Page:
Insight Richard Craill January 16, 2024 (Comments off) (371)

Why NASCARs switch to Amazon should work

AMIDST the headline news late last year that NASCAR’s brand-new TV deal was worth more than $1billion per year, came the almost as important news that five mid-season races will be shown exclusively on Amazon prime.

While Motorsport has dabbled with streaming rights deals in the past they have always tended to include a traditional broadcast element – the Fox Sports to Kayo or the Channel 9 to Stan Sport being the local cases in point.

And yet NASCAR has gone all-in, allowing Amazon to purchase exclusivity.

There is also almost no doubt it will work.

Amidst the gnashing of teeth and flailing of opinions on social media about how going to streaming is bad for the sport and removes the potential for casual audiences to view, the sheer weight of numbers Amazon enjoys has been somewhat underplayed.

And those numbers will almost guarantee success.

The US TV Audience is enormous. Amazon is enormouser.

ACCORDING to recent reports, 129.3 million US homes have access to a television, while 60.9 million of those have access to cable TV – the US’s version of Foxtel, just larger.

That second number is concerning because a decade ago it was over 100 million people; the number of cable subscribers decreasing more than 13 percent in the last year alone.

Under NASCAR’s new TV deal, four races each will be shown on the freely available FOX and NBC networks, with the remainder of their share of races and the five-race stint owned by TNT in the middle of the year, broadcast on their respective cable networks; FS1 and NBC Sports / USA Network.

So, pretty good, right? Nearly 130 million homes will have access to all the big races on free-to-air, while more than 60 million will have access to a vast majority of the remainder.

This sounds great until you learn that in the United States alone, Amazon Prime has an estimated 167.2 million subscribers.

Now, while this doesn’t equate in the same ways as a household owning a TV, it does mean that basically half of the United States’ current 331 million people have a Prime account on their computer, phone, smart TV or elsewhere.

That’s 167 million people who could possibly watch a NASCAR race – or at least, know it’s going to be on the next time they go online shopping.

The NFL juggernaut proves the point

THE NFL is the big dog in global TV sports, so when they sold their Thursday night football slot exclusively to Amazon during their last rights negotiations, people paid notice.

And it appears to have paid off for both, with Amazon announcing a record audience for the Dallas Cowboys vs Seattle Seahawks clash late last year.

Amazon announced that an average audience of 15.26 million tuned in for the match, peaking at over 17.7 million. It makes it the most streamed NFL game in history.

These are big numbers and proof that people are adapting – last year, Amazon reported an average audience of 9.58 million for their first season of the Thursday Night games.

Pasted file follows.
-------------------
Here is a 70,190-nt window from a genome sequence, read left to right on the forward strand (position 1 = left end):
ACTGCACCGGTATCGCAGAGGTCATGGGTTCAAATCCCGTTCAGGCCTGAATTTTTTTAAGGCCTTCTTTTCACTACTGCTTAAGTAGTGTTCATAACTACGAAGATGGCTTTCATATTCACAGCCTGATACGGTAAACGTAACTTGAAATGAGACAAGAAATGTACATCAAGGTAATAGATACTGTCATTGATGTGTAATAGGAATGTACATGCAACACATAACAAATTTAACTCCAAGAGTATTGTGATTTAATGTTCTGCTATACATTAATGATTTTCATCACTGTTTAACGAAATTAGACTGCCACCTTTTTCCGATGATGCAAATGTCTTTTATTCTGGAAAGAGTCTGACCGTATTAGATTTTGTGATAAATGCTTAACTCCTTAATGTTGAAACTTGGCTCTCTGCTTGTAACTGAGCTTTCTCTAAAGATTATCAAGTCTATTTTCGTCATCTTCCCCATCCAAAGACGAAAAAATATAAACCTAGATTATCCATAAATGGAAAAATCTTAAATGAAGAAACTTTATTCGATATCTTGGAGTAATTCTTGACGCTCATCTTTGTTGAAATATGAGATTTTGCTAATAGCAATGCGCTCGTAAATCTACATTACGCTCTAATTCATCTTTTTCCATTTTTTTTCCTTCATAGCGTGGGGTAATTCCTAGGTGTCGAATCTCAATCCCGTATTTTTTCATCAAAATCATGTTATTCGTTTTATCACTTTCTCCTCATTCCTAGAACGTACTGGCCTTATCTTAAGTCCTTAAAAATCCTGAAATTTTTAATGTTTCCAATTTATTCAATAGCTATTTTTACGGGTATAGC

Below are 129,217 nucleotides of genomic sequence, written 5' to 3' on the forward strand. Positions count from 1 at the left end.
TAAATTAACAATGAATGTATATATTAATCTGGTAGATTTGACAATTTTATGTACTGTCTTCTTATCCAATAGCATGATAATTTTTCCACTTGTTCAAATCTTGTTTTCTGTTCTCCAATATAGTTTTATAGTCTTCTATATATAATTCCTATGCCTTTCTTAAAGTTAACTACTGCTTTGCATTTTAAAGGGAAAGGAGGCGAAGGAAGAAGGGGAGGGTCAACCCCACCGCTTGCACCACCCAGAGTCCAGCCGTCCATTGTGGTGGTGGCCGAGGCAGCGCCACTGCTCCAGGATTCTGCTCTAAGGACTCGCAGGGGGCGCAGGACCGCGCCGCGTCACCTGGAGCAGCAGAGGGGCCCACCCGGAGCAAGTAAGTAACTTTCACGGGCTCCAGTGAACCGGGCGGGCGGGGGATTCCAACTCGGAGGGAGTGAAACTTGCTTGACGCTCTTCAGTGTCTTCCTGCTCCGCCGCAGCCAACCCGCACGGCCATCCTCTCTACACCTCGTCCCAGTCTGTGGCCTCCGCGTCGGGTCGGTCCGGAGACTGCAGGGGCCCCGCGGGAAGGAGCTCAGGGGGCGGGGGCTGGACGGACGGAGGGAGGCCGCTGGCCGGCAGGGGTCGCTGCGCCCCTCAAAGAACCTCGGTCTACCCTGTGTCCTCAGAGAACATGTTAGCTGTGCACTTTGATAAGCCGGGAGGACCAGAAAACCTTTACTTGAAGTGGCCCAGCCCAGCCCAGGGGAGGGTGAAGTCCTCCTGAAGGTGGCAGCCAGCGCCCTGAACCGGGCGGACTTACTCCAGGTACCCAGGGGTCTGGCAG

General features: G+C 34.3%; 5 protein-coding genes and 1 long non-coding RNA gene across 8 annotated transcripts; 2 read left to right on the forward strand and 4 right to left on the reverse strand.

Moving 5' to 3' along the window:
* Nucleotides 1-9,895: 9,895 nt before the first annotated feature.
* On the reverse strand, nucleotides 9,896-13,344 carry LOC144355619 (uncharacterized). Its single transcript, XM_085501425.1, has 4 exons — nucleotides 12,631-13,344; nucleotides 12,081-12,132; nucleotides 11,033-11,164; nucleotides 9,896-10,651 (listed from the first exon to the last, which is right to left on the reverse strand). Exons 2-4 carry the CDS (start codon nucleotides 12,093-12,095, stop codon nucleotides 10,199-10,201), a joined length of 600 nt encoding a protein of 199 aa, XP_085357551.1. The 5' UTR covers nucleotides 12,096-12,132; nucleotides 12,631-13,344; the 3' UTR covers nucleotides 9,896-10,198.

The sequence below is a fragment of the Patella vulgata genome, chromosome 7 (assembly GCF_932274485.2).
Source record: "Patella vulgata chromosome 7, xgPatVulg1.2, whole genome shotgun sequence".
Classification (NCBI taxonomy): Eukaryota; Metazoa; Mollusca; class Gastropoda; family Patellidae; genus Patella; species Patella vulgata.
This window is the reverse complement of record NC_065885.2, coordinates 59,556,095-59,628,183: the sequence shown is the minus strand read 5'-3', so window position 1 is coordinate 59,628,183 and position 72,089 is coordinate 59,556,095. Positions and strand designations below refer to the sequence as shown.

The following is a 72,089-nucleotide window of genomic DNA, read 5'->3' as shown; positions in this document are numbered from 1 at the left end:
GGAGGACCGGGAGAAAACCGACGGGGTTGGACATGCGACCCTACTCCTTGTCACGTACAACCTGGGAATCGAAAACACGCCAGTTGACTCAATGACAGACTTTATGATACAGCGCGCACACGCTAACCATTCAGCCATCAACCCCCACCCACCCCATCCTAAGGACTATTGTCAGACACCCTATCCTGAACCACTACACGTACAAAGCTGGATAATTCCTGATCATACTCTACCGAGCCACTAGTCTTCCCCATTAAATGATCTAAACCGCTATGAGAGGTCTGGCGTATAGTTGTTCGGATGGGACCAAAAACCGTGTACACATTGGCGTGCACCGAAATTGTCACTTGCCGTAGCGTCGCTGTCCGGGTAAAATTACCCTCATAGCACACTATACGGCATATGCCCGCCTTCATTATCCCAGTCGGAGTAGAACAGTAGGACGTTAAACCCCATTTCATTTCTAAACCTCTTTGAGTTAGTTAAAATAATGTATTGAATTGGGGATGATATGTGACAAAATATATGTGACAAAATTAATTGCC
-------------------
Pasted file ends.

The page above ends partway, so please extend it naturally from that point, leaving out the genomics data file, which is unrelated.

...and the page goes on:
In the same week, NBC’s staple Sunday Night Football (which, by the way, has the best opening theme tune and subsequent theme music in sport) drew 19.6 million to the Packers v Chiefs match, their largest in 8 weeks.

ABC and ESPN drew 28 million to the Philadelphia vs Kansas City Monday Night Football clash while FOX regularly draws more than 20 million to their slots.

(As an aside, it’s worth noting that in week 11 of the NFL, the top five most-watched games – all drawing more than 12 Million viewers – were on five different networks: ABC, FOX, NBC, CBS and Amazon Prime, dispelling any real chat that spreading your rights across multiple networks is bad for viewership. If people want to watch, they’ll find it.)

While Amazon still trails the mainstream broadcast networks, the fact that more than 15 million tuned into a game, and that their numbers are building, is proof that being streamed only is not an impediment to viewership.

This is why NASCAR can’t really fail

REGARDLESS of what the NASCAR numbers tell us when this new deal kicks off in 2025, the NFL’s success at transitioning their audience to an exclusive streaming package means NASCAR is in a good place.

The middle five races Amazon owns aren’t the most watched anyway, so even maintaining a consistent audience from their current arrangement will be classified a victory, especially given they’re making more money for it anyway.

There are a few ways NASCAR can lose from this deal, and for that reason, it will be of great interest in this part of the world, too.

Amazon in Australia isn’t as big as America. Not yet…

AMAZON claims 4.6 million subscribers to their Prime service in Australia, which is a lot.

The entire Foxtel Group claimed 4.732m in their recent fourth quarter reporting – with the most notable numbers for motorsport fans being the 1.41m subscribers on Kayo, the 1.34m subscribers to the traditional ‘residential’ packages and the 177,000 who subscribe only to Foxtel Now.

This amounts to 2.97 million people who can watch motorsport on Foxtel’s services.

So, imagine Amazon comes along and swoops up the Australian Formula 1 rights or, potentially, the next round of Supercars media rights, which are up for grabs in the next two years.

What it would mean is that – at least from the pay-to-view side of things – there would be a larger potential audience than what the sport currently enjoys.

Food for thought.

Amazon is here, and it’s not going anywhere. And people are watching it.

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